The brain is dependent on the cerebrovascular system, particularly microvasculature, for a consistent blood supply; however, age-related changes in this system affect neuronal and therefore cognitive function. Structural vascular markers and vascular disease appear to preferentially affect fluid cognitive abilities, sparing crystallized abilities. We sought to investigate the relationships between cerebrovascular function and cognitive domains. Fifty individuals between 60 and 75 years of age (31 women, 19 men) underwent cognitive testing: Wechsler Vocabulary and Matrix Reasoning subtests (crystallized and fluid ability measures, respectively Wechsler, 2011), and the Addenbrooke's Cognitive Examination-Revised (ACE-R; general cognitive ability; Mioshi, Dawson, Mitchell, Arnold, & Hodges, 2006). Transcranial Doppler (TCD) measures were also collected at rest and during a cognitive word-generation task, from which a lateralization index was calculated. Lower pulsatility index at rest, and greater left lateralization during the TCD cognitive task were associated with better performance on the Matrix Reasoning but not the Vocabulary test; these effects were independent from each other and from any vascular comorbidity burden. These functional findings confirm previous structural studies, which revealed that fluid abilities are more vulnerable to cerebrovascular dysfunction than crystallized abilities, and identify two (likely related) mechanisms: degraded cerebrovascular integrity (indexed by pulsatility index) and a delateralization of function. Cerebrovascular dysfunction is a key contributor to cognitive aging that deserves further attention, particularly in relation to early diagnostic markers of impairment and monitoring of vascular (e.g., physical activity) interventions.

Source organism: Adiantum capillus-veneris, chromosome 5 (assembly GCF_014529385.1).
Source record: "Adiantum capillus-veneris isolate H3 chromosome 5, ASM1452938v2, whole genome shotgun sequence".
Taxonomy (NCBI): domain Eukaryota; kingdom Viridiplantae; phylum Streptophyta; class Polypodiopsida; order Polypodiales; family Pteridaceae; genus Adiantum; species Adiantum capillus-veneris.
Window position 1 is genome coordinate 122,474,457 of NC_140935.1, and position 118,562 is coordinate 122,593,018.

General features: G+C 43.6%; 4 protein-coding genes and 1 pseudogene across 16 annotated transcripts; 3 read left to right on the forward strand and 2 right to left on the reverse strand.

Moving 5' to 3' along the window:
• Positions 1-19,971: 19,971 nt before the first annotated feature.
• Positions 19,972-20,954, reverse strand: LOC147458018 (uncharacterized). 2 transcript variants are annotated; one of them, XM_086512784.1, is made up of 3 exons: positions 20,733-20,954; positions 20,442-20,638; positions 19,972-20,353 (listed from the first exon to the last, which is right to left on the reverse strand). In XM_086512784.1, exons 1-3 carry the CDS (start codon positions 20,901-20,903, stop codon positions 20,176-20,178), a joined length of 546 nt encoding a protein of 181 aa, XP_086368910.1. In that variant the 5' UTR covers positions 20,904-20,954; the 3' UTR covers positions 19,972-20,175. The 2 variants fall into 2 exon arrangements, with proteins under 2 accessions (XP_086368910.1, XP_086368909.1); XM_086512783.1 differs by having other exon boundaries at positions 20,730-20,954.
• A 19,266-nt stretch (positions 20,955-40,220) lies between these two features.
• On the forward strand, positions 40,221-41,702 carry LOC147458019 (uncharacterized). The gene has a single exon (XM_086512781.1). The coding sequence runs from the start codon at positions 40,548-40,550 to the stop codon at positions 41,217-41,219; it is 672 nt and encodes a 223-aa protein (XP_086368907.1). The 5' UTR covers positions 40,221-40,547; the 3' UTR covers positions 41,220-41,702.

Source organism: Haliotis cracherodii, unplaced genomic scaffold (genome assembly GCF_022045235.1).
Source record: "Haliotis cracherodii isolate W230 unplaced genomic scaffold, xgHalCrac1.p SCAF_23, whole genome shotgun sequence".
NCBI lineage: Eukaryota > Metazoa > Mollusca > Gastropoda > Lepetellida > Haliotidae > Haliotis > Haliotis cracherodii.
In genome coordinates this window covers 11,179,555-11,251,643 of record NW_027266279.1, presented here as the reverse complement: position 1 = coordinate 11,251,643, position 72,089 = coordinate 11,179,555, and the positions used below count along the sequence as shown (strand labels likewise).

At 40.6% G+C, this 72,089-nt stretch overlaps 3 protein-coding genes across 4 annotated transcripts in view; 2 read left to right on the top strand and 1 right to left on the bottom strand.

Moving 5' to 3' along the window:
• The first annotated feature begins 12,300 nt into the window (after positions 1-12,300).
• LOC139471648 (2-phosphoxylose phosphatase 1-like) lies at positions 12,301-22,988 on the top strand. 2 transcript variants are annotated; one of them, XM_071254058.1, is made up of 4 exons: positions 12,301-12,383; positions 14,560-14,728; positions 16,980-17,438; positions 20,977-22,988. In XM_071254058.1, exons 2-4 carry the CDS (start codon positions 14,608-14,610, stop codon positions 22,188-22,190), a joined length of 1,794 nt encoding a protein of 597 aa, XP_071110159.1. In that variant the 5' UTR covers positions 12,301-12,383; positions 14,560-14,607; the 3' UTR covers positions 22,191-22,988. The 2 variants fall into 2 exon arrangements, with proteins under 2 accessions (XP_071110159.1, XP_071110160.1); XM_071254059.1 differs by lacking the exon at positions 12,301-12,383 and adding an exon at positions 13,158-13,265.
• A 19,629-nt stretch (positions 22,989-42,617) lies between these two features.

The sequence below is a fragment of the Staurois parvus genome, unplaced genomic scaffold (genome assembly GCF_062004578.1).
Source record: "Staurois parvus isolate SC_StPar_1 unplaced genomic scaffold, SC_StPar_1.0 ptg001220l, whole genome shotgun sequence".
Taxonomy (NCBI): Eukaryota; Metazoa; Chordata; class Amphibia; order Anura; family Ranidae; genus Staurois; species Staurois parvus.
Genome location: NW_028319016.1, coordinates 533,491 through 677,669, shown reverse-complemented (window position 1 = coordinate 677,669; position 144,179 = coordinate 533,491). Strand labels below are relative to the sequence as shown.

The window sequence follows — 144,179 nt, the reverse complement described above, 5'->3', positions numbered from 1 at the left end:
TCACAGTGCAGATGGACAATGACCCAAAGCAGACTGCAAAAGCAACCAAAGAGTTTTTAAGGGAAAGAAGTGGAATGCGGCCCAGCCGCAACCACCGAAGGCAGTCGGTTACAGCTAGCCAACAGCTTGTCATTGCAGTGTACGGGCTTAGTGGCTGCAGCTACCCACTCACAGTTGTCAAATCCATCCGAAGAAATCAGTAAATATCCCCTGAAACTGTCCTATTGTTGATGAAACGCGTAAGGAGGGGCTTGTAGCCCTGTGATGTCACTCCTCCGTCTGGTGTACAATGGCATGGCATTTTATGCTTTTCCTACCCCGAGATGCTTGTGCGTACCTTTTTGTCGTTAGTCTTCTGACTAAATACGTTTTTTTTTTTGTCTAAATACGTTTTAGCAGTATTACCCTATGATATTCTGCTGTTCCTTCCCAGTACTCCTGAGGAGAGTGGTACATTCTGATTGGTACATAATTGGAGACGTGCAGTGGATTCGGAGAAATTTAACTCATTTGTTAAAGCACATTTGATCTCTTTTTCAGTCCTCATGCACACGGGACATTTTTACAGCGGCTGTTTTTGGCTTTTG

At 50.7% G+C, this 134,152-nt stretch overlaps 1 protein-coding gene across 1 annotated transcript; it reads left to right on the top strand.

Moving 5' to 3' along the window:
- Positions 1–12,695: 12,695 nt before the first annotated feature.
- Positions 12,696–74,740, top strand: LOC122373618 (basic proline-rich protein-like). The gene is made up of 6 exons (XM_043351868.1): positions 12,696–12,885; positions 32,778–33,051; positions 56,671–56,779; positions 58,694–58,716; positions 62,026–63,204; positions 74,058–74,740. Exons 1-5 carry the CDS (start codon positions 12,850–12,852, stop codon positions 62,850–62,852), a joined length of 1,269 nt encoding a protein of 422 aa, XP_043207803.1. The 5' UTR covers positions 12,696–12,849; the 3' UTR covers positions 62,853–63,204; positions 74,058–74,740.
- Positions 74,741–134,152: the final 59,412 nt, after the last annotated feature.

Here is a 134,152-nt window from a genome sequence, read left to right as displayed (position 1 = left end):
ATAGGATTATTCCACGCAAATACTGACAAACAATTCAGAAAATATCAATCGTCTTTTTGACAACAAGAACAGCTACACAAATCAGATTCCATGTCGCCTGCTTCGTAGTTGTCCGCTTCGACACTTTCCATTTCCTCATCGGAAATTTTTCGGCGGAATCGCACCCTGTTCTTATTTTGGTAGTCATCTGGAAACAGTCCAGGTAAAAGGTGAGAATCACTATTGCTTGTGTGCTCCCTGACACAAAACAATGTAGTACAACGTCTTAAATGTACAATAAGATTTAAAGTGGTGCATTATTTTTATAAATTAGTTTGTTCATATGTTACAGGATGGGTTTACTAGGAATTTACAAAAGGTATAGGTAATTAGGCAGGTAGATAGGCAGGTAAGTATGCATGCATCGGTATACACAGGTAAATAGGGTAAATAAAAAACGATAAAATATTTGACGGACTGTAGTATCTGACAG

- Transcranial doppler